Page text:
As the cab sped through South London, Señora Zahra was strangely moved by the scenes she glimpsed unfolding on the pavements of the city. She noticed Somali men standing outside internet cafés on the Old Kent Road, smoking cigarettes and spinning stories. She noticed the group of Nigerian schoolgirls being chatted up by smiling church boys. She noticed the Algerian couple having an argument outside Lidl whilst their baby screamed. She noticed the Mexican street vendors at Elephant and Castle selling phone cards and cocadas. The cab zoomed through Waterloo, passing wealthy, mostly white Londoners waiting in line outside the Old Vic theatre. The cab crossed the bridge towards Holborn, where a group of Malaysian students were laughing outside the London School of Economics, eventually stopping on a quiet street in Bloomsbury which was Señora Zahra’s destination. She paid the driver and walked into a bar called The Black Cherry Tree.

The interior of the bar featured exposed brick walls, prints by Matisse and Modigliani, and vintage leather sofas. The clientele was a mixture of European moneymen in Valentino suits, stylish Japanese lads with their white boyfriends, and a group of Ghanaian girls wearing sexy outfits created from kente cloth. This was where Señora Zahra first met her last girlfriend, Pelagia. It was the summer of ’96, and the Señora was seated at the bar smoking a Silk Cut when a white woman in pigtails and pedal pushers sat next to her. She had green eyes, a crooked nose, smoker’s lips, supple thighs, firm tits.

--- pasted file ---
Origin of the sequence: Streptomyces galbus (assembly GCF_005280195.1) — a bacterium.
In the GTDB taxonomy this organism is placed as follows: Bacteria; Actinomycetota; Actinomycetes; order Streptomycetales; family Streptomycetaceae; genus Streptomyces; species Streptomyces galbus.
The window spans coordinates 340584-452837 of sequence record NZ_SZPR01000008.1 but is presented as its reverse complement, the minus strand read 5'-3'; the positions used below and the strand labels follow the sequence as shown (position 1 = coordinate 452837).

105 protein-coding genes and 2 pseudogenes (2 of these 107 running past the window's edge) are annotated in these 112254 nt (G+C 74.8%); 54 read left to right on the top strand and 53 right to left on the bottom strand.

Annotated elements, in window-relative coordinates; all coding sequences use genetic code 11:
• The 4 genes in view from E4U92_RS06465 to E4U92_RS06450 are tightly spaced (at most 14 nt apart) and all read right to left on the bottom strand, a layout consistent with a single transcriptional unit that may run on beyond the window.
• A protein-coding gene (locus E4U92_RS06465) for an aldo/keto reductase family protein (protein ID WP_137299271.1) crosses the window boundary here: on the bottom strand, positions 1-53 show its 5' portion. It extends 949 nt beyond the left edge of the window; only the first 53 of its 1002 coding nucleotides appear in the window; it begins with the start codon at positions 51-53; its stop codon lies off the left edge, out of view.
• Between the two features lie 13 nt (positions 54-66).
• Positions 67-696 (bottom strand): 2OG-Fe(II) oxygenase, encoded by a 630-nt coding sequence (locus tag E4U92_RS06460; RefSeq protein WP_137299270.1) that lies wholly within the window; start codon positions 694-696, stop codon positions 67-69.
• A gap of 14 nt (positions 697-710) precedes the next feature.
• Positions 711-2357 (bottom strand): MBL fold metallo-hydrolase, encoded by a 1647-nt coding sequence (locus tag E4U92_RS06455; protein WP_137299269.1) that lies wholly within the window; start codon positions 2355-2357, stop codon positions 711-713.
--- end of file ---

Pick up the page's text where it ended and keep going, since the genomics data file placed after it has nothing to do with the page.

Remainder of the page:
‘They’re real,’ said the woman in an Italian accent.

‘Excuse me?’ said the Señora.

‘You’re scoping my tits and I just wanted to let you know they’re real. Here, feel them.’ She grabbed Señora Zahra’s hands, smiled, and pressed them against her breasts.

‘Very perky,’ said the Señora.

‘I’m Pelagia,’ said the woman. ‘What’s your name?’

‘Señora Zahra.’

Pelagia laughed. ‘I like that. Where are you from? Wait, let me guess. Ethiopia?’

‘Try again.’


‘Ding-ding-ding,’ said the Señora. ‘We have a winner.’

‘I’m a genius, no?’

‘Possibly. And you’re Italian, I take it.’

‘I was trying so hard to pass as Australian.’

‘You could still be Australian but of Italian descent,’ said the Señora.

‘You’re a regular diplomat. I like you. Light me a cigarette.’

Señora Zahra passed Pelagia a cigarette and sparked it for her. Pelagia savoured the smoke. Señora Zahra opened her purse, pulled out a cherry drop and popped it into her mouth. Pelagia leaned in and kissed her. She smelt delicious: a dash of citrus, strawberries, and smoke.